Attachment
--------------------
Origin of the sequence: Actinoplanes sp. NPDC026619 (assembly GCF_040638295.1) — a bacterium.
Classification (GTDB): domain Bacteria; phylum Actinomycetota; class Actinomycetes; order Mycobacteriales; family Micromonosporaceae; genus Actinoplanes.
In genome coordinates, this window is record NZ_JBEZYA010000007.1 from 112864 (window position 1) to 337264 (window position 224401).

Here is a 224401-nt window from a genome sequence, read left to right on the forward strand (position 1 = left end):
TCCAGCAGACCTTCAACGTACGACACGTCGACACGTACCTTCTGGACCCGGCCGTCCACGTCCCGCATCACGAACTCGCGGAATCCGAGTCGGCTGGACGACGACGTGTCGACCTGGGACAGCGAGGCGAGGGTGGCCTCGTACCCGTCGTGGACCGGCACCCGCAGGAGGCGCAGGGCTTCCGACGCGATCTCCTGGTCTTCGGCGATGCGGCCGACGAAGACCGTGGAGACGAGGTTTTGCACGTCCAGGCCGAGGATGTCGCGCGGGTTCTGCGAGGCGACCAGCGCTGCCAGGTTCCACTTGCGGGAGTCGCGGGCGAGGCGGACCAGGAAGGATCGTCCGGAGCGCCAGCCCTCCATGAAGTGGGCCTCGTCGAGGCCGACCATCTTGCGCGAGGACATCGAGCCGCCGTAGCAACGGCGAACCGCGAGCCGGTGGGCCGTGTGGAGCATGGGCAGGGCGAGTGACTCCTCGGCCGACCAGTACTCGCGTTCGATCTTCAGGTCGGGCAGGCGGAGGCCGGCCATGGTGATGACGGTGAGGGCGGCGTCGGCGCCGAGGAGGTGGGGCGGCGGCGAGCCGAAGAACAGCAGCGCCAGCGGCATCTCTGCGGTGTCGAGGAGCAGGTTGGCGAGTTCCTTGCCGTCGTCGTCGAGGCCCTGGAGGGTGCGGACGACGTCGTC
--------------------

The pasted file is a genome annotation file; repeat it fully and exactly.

Origin of the sequence: Actinoplanes sp. NPDC026619 (assembly GCF_040638295.1) — a bacterium.
Classification (GTDB): domain Bacteria; phylum Actinomycetota; class Actinomycetes; order Mycobacteriales; family Micromonosporaceae; genus Actinoplanes.
In genome coordinates, this window is record NZ_JBEZYA010000007.1 from 112864 (window position 1) to 337264 (window position 224401).

Here is a 224401-nt window from a genome sequence, read left to right on the forward strand (position 1 = left end):
TCCAGCAGACCTTCAACGTACGACACGTCGACACGTACCTTCTGGACCCGGCCGTCCACGTCCCGCATCACGAACTCGCGGAATCCGAGTCGGCTGGACGACGACGTGTCGACCTGGGACAGCGAGGCGAGGGTGGCCTCGTACCCGTCGTGGACCGGCACCCGCAGGAGGCGCAGGGCTTCCGACGCGATCTCCTGGTCTTCGGCGATGCGGCCGACGAAGACCGTGGAGACGAGGTTTTGCACGTCCAGGCCGAGGATGTCGCGCGGGTTCTGCGAGGCGACCAGCGCTGCCAGGTTCCACTTGCGGGAGTCGCGGGCGAGGCGGACCAGGAAGGATCGTCCGGAGCGCCAGCCCTCCATGAAGTGGGCCTCGTCGAGGCCGACCATCTTGCGCGAGGACATCGAGCCGCCGTAGCAACGGCGAACCGCGAGCCGGTGGGCCGTGTGGAGCATGGGCAGGGCGAGTGACTCCTCGGCCGACCAGTACTCGCGTTCGATCTTCAGGTCGGGCAGGCGGAGGCCGGCCATGGTGATGACGGTGAGGGCGGCGTCGGCGCCGAGGAGGTGGGGCGGCGGCGAGCCGAAGAACAGCAGCGCCAGCGGCATCTCTGCGGTGTCGAGGAGCAGGTTGGCGAGTTCCTTGCCGTCGTCGTCGAGGCCCTGGAGGGTGCGGACGACGTCGTC